Map Navigation

Flacon Design Factory navigation

Overview
Task:
to create simple navigation for Flacon Design Factory.

A creative cluster was created in Moscow, near Dmitrovskaya Metro station, on the site of a former glass factory. The cluster became home for design studios, architectural offices, workshops, a couple of magazines and even one TV channel.

Flacon’s territory contains seventeen buildings that are very easy to get lost in. To make sure people can always find their way, a bold navigation system was created at the studio.

Signs on buildings

Outlines of buildings that are attached to walls are cut out of metal sheets and fully duplicate the real objects.

Usually, each building has multiple entrances. All of them are marked along the perimeter and if necessary accompanied by pixel-style icons showing what exactly is located there.

Names of facilities located in the building are written right on the sign with white oil paint

The pictogram of a puzzled person helps understand where the viewer is located relative to the building. Each sign is positioned in such a way that people don’t have to mentally rotate the building trying to understand how to get to the right entrance.

Entrance 7 is on the other side of the building

The best route around the building is clearly visible.

The navigation elements don’t ruin the façades and provide help when they are needed the most. The building number can be seen from a distance, while identifying entrances requires getting a bit closer.

Each entrance has its own sign which has both the entrance number and the building’s full address. No more couriers will confuse entrance to building 12 with entrance to building 26.

The designers wanted to maintain the industrial style that originally flourished in the factory and decided to use metal for all media. Against the backdrop of endless bright flags, balloons, pavilions and color graffiti the signs look unusual, reserved and strict.

Greenery and old brick
Black on black
Acid paint
Over graffiti
Between bright stairwells

Steles and the map

Each confusing spot where a visitor may stop to think where to go next are equipped with tall but light steles.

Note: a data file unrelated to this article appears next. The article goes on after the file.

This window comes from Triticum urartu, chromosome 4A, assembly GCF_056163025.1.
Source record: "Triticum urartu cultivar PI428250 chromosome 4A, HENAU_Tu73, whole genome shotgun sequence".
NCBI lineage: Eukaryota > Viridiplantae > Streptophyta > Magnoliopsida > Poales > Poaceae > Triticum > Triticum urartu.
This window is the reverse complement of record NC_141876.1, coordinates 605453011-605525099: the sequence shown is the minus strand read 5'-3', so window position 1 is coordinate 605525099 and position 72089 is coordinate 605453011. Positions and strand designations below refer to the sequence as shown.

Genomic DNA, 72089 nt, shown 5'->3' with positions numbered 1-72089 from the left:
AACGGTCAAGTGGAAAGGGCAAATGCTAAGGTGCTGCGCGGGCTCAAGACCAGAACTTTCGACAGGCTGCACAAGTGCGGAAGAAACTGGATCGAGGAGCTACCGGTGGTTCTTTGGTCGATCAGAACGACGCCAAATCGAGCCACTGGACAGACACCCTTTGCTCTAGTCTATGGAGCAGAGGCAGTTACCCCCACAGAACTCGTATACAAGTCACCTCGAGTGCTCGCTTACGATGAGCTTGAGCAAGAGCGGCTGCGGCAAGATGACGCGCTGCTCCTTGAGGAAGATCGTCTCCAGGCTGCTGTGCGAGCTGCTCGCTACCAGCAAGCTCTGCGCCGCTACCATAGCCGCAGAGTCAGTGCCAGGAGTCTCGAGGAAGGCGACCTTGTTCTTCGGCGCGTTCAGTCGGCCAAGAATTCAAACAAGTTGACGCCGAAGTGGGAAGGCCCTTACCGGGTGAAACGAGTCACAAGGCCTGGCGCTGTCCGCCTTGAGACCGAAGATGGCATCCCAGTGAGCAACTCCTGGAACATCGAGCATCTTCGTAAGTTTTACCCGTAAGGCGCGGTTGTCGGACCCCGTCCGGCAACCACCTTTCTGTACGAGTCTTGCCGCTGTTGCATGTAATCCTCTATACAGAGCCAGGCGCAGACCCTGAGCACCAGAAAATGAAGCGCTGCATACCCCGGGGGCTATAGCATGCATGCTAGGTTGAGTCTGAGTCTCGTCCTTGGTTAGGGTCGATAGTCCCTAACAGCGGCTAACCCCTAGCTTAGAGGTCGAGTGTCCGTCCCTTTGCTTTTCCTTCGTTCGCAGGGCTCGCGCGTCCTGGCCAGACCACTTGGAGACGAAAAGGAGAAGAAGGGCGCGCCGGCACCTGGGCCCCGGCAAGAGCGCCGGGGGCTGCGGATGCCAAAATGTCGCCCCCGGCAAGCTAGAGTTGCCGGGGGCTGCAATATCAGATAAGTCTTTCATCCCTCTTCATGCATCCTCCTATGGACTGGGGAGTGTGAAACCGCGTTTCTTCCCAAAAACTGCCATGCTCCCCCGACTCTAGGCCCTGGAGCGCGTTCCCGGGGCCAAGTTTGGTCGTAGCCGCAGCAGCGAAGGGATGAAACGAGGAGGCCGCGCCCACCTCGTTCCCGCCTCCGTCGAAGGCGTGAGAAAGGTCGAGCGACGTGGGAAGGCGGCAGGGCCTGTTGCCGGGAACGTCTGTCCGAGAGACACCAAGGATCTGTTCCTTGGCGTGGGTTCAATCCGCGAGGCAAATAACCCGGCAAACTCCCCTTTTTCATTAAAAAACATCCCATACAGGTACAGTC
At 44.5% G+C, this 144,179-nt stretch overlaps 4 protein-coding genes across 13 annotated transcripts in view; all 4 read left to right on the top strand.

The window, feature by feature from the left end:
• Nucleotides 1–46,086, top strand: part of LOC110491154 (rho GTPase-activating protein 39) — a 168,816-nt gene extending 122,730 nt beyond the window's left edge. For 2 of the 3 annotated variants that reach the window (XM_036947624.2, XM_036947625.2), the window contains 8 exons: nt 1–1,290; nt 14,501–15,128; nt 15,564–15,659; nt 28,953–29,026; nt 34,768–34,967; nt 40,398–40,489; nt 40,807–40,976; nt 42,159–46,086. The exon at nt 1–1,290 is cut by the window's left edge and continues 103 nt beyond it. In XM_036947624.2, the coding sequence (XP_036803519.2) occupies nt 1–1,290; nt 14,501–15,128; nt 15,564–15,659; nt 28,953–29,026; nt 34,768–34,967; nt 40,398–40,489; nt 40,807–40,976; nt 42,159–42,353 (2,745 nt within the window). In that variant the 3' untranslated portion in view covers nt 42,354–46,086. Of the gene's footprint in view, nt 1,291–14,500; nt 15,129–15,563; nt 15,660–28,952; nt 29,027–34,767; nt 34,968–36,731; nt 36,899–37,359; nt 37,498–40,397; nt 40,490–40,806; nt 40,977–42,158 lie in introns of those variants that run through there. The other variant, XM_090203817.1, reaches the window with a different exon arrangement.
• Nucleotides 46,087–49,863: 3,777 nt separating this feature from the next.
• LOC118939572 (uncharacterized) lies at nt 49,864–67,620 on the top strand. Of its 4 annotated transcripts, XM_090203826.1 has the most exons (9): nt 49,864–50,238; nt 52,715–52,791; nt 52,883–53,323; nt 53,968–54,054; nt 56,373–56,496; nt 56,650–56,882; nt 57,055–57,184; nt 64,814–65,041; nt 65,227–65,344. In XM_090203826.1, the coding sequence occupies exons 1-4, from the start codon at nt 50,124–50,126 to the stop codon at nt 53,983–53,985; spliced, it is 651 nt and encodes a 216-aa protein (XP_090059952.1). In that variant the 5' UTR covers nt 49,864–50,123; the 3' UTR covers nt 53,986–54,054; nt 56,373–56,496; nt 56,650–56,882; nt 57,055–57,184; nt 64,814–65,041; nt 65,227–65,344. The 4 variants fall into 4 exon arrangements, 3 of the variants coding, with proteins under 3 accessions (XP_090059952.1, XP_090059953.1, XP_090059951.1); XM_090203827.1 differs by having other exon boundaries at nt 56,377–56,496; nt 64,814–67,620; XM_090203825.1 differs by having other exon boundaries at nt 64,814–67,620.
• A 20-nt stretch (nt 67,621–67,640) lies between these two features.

The task of a stele is to show only the objects that can’t be directly seen. The nearest buildings are marked with signs, so there are no directions for them on the stele. What it does have, however, are routes to the factory’s main objects and numbers of entrances that are difficult to find.

Building 2 is visible, while building 3 behind it is not
Entrances 5 to 12 are difficult to find, so we included them too

Apart from building outlines with marked entrances, the steles contain information about art objects of which there are plenty and all of which deserve attention.

The cube on the façade is a great landmark
The trolleybus in the wall maintains the record for the number of selfies taken with it
There is a passage through the gallery

Building numbers on maps and steles are placed with bleed, that is, they touch one of the edges of the building. When we realized how great this looks, we decided to use the same effect on all formats that have building numbers.

Maps

Maps are made following the same principles as the steles. They are installed at the entrances to the cluster and contain maximum useful information: a map with building numbers, a list of organizations and pictograms. They look the best on brick walls.

Cafés, ATMs and washrooms are marked near entrances to buildings
Flacon’s most important spaces are captioned with metal text, the same as on the buildings
Ways to get to the nearest train station and the full address of the factory help maintain links with the city
Names of all spaces are presented in the index where they are arranged by importance

In addition to the main character, the pixelated visitor, a whole set of icons inspired by unconventional images was created for the project.


art director

  • Еrken Kagarov

designers

  • Evgeny Zorin
  • Mark Rodionov
  • Andrey Ushnurtsev

illustrator

  • Igor Gorelyshev

editor

  • Anna Potapkina

project managers

  • Olga Kallaur
  • Alina Bazhenova
Made in 49 days